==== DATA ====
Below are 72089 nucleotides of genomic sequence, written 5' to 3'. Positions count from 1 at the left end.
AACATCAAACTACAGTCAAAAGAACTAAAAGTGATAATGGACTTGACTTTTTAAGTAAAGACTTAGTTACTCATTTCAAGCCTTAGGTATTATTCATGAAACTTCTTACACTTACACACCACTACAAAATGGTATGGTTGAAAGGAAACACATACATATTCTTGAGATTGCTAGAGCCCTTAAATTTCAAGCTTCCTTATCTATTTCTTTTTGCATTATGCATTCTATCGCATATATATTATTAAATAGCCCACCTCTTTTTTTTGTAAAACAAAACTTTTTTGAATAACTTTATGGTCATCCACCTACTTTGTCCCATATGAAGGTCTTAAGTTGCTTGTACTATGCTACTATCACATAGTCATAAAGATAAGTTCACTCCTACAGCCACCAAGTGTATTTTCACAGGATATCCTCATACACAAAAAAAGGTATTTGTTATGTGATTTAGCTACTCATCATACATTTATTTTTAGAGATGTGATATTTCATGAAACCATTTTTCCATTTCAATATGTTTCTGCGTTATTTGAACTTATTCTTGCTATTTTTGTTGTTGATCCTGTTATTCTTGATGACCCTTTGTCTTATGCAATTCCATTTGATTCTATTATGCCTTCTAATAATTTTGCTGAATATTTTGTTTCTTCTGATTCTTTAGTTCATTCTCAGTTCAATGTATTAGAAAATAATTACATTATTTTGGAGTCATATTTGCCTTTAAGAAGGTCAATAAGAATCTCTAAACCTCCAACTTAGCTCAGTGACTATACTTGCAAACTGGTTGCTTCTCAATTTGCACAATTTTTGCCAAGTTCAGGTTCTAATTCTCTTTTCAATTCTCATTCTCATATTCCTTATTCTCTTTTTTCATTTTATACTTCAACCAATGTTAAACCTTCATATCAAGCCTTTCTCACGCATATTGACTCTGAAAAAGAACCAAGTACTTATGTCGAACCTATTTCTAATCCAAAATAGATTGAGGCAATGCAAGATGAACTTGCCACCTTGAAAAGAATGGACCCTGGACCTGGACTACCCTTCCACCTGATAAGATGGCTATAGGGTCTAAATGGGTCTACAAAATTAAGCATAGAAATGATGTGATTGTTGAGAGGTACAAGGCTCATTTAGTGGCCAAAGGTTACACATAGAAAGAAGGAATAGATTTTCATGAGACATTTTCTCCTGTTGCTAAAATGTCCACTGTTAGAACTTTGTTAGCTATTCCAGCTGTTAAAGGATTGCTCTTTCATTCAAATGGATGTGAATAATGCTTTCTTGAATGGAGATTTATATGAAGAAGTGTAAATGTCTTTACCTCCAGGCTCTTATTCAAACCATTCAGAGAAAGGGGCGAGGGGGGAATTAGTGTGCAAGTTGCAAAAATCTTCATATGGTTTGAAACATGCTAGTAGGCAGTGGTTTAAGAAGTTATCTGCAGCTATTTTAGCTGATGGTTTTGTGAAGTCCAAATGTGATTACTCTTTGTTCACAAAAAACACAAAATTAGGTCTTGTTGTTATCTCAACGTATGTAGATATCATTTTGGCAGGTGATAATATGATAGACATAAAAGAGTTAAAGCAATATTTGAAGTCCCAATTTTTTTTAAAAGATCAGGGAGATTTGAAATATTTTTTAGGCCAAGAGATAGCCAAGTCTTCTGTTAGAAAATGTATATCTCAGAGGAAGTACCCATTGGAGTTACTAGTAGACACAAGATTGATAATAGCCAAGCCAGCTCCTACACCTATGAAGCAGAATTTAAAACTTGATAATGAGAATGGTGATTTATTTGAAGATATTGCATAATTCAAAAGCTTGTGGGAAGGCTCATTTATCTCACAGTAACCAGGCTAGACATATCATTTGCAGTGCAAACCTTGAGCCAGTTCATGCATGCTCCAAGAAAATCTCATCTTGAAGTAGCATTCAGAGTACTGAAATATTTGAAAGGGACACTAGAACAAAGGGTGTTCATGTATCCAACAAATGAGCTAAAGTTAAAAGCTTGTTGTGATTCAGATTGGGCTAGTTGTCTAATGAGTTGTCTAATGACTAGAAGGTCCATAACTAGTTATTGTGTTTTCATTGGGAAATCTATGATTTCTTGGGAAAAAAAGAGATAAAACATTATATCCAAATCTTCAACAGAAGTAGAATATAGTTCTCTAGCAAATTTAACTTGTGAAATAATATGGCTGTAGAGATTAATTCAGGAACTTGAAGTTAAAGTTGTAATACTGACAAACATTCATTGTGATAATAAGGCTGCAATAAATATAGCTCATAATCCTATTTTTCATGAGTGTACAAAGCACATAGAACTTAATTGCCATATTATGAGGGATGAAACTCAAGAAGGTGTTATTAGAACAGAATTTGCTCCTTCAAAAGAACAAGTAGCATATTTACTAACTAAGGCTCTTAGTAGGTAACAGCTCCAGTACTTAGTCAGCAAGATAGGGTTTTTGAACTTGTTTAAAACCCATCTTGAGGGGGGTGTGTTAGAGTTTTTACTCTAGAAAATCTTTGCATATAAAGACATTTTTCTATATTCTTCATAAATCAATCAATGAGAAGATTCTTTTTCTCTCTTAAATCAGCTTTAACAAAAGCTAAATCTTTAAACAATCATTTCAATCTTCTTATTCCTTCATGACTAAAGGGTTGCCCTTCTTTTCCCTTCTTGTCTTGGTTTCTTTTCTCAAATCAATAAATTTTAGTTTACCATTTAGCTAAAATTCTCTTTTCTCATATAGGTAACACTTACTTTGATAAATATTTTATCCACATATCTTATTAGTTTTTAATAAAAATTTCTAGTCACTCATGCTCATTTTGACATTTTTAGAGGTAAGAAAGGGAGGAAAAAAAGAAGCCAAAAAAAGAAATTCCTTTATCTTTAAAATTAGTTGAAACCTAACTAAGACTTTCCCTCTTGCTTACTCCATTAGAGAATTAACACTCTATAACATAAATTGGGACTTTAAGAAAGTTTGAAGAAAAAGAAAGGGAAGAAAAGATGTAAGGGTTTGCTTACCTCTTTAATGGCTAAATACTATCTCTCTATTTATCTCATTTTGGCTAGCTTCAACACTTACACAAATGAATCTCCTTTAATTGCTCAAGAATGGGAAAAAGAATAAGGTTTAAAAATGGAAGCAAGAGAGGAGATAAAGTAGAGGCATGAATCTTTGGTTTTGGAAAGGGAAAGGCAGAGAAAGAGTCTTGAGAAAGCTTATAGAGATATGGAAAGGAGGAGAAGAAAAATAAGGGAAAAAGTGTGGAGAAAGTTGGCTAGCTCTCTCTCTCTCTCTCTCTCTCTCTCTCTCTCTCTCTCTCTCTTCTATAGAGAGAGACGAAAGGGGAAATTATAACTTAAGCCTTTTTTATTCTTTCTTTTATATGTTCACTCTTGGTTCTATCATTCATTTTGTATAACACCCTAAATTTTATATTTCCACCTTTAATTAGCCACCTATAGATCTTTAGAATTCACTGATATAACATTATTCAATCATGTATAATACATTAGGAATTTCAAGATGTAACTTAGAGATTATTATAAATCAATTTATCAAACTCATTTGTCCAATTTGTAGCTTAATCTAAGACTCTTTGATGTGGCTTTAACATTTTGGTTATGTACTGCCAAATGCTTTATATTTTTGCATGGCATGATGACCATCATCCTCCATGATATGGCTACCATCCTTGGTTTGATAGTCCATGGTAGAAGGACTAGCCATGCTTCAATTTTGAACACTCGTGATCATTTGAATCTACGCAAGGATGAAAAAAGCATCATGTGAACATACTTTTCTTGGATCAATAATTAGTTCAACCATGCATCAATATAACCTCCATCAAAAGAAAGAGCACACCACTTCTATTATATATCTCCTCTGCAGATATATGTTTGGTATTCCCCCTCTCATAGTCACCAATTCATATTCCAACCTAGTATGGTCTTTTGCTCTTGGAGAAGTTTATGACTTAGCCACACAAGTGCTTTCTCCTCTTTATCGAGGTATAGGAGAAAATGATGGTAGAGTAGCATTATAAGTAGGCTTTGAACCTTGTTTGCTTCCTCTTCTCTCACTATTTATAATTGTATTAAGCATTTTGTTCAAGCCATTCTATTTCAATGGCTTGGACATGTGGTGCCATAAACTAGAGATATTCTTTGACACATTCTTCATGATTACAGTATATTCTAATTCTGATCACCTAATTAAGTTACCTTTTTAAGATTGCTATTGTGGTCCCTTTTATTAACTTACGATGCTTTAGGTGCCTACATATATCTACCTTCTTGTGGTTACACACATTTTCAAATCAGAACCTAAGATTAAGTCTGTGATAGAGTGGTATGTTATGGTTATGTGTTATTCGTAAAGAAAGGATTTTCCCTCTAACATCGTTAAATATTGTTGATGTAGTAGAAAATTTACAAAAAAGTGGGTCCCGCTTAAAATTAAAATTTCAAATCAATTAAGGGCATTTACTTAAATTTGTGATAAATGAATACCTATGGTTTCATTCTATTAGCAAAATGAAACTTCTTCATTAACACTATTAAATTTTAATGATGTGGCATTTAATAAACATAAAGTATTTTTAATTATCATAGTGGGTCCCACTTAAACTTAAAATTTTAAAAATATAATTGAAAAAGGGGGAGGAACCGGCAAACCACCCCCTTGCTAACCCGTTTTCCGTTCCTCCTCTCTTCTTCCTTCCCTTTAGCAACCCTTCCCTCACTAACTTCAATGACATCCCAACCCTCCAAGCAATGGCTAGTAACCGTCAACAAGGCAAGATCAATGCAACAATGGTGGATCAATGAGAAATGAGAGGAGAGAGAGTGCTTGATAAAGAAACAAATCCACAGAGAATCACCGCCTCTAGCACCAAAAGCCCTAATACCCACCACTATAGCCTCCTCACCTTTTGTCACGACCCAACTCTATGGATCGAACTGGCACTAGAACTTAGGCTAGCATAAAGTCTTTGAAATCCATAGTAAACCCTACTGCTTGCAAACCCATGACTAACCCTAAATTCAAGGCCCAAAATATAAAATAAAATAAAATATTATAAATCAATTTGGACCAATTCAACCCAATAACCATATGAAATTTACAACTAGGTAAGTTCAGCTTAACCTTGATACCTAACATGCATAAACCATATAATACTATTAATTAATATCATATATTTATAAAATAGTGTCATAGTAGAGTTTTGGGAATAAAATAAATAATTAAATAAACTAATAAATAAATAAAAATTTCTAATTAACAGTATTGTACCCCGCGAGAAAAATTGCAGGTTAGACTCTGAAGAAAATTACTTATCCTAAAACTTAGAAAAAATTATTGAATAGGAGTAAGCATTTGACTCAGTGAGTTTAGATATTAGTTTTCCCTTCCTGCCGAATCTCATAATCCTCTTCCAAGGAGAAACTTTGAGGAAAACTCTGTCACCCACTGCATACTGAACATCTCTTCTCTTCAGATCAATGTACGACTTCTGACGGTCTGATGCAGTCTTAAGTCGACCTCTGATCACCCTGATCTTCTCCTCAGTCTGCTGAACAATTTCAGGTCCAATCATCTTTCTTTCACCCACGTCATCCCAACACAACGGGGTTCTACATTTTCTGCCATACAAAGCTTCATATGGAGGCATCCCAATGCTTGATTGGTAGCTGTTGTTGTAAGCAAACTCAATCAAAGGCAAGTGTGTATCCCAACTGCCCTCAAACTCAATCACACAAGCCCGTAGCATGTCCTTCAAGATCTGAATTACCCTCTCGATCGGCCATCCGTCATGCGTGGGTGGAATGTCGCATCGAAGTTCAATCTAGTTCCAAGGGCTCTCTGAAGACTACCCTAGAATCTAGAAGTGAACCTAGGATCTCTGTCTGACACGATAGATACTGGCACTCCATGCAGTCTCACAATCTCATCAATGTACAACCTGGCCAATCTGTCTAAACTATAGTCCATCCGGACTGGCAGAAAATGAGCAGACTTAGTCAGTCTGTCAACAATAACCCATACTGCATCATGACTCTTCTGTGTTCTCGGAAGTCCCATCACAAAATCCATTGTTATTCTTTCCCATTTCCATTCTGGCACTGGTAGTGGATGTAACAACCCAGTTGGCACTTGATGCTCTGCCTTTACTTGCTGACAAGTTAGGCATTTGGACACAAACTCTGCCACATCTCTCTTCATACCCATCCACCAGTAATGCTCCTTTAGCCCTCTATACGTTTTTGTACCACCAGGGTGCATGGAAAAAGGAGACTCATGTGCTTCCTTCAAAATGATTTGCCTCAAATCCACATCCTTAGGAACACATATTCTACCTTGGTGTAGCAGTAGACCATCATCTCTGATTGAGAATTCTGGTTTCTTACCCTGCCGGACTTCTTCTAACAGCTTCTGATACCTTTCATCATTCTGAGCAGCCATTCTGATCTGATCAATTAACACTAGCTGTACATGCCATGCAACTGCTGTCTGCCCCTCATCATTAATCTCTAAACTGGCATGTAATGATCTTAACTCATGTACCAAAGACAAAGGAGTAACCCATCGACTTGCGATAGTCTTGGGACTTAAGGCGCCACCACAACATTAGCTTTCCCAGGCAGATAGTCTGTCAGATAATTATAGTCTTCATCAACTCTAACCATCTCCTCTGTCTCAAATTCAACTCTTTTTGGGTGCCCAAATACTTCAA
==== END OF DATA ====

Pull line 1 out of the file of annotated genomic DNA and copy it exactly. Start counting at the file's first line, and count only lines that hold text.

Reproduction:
Below are 72089 nucleotides of genomic sequence, written 5' to 3'. Positions count from 1 at the left end.